Now the scientists are sifting through terabytes of data, searching for answers. Air samples must be analyzed, and maps studied further to identify the origins of the gas.
“This is where the detective work comes in, and where the fun of it comes in,” Sweeney with NOAA said.
It will take months, but Frankenberg said he hopes that the team can produce findings by the end of the year.
“It’s really rare that we get to observe an anomaly like this, but at the same time have measurements on the ground that confirm it,” he said.
THE HEALTH FALLOUT
Meanwhile, people who live in the Four Corners have mobilized to address the issue. Residents in the region have long reported respiratory problems. High ozone days when ground-level ozone blankets parts of the region are not uncommon, and lead to frequent emergency room visits.
Community and government leaders have formed the Four Corners Air Quality Group, which meets periodically to figure out how to mitigate the effects of methane and the ozone that its presence aggravates.
San Juan County, which is in the affected area, got a C grade for ozone-related air quality, according to the American Lung Association’s 2015 State of the Air report. But the link between ozone and respiratory problems extends beyond the Four Corners region. Studies have shown that visits to the emergency room for asthma are more frequent on high-ozone days, according to the EPA. Those with asthma may be more sensitive to ozone, this online report states, and “the injury, inflammation, and increased airway reactivity induced by ozone exposure may result in a worsening of a person’s underlying asthma status, increasing the probability of an asthma exacerbation or a requirement for more treatment.”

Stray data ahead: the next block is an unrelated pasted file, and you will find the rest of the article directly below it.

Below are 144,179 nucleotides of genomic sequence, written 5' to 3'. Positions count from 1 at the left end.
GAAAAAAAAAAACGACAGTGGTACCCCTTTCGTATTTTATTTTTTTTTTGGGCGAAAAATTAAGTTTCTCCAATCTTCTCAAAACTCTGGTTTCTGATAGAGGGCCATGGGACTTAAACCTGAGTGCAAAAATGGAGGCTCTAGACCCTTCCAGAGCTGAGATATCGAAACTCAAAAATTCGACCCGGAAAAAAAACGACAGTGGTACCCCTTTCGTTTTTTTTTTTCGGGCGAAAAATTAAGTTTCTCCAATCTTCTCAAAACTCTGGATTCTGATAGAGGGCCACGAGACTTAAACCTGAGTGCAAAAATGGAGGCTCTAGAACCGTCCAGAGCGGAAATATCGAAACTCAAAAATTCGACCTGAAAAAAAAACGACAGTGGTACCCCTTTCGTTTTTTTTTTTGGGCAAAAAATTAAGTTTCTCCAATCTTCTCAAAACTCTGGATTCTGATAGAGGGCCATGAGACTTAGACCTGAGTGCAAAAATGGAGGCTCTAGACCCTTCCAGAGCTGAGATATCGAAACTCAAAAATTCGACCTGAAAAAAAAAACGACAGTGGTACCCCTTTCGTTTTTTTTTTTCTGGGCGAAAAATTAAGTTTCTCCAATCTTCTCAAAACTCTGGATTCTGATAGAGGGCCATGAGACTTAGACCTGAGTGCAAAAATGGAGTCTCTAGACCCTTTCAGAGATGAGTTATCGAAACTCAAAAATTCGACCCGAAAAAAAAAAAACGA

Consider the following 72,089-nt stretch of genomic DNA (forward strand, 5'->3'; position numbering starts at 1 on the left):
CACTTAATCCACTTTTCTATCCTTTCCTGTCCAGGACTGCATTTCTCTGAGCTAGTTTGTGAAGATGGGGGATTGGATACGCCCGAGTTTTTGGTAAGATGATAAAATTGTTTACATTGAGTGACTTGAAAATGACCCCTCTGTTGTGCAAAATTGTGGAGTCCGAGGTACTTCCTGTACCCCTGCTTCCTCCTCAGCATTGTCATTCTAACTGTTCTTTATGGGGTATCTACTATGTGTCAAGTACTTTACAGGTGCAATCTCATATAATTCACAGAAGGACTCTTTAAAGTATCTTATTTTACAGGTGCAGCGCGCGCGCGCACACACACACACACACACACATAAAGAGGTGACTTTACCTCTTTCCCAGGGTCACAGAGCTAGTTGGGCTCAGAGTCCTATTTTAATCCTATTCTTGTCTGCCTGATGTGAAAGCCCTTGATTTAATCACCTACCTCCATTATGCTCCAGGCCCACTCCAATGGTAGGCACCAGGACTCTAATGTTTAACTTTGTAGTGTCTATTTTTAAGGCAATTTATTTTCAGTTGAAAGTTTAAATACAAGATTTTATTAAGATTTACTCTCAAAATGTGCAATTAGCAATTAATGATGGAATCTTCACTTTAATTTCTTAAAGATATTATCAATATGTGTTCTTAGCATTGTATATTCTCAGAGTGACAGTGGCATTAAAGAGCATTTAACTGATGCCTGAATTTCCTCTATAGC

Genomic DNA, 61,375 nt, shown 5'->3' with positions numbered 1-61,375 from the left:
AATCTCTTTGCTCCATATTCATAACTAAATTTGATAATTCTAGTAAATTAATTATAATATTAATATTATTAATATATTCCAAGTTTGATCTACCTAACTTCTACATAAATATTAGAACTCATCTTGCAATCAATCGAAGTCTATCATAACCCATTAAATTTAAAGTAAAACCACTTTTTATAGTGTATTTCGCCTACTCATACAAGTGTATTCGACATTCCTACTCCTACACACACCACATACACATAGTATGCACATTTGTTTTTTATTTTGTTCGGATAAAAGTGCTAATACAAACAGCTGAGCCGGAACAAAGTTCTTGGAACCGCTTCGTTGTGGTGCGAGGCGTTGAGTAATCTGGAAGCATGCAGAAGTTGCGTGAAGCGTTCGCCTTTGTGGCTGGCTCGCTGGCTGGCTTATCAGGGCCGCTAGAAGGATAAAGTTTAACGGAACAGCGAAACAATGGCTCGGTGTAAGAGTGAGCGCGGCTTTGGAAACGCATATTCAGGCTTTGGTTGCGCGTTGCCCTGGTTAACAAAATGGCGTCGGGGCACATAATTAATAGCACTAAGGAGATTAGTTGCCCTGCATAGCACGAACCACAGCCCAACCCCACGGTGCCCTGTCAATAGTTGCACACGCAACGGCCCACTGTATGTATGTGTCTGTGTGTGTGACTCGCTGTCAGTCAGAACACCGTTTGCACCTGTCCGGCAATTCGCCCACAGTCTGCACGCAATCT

About 200 people attended a public forum in San Juan County’s city of Farmington in April. Participants included members of the oil and gas industry, the local scientific community, nearby tribal communities and the general public.
Julia Madrid, 31, a baker in Durango, Colorado, was among them. She suffers from lupus and said she has wondered if the region’s air has aggravated her illness. Her mother alerted her to a map of the region’s methane hotspot in the local newspaper. Madrid’s father mined coal, and her brother drilled for oil and gas.
“If you look at the map, it’s a trip. Just out of nowhere, there’s this giant red spot,” Madrid said. “The data show such high levels of methane. Is that naturally occurring, or is it something we’re doing to the environment?”
Frankenberg still speaks with nostalgia about the lost satellite and the promise it held. A Japanese satellite tracks methane from space, but doesn’t produce the same type of images like the old satellite did. Meanwhile, Europe is scheduled to launch a new satellite instrument in 2016 that will measure methane, ozone and other gases in the atmosphere with more precision. He hopes the new data will pick up where SCIAMACHY left off.
“With satellites, you have global coverage,” Kort said. “There’s a real power in that. You can look in places you didn’t know you needed to look.”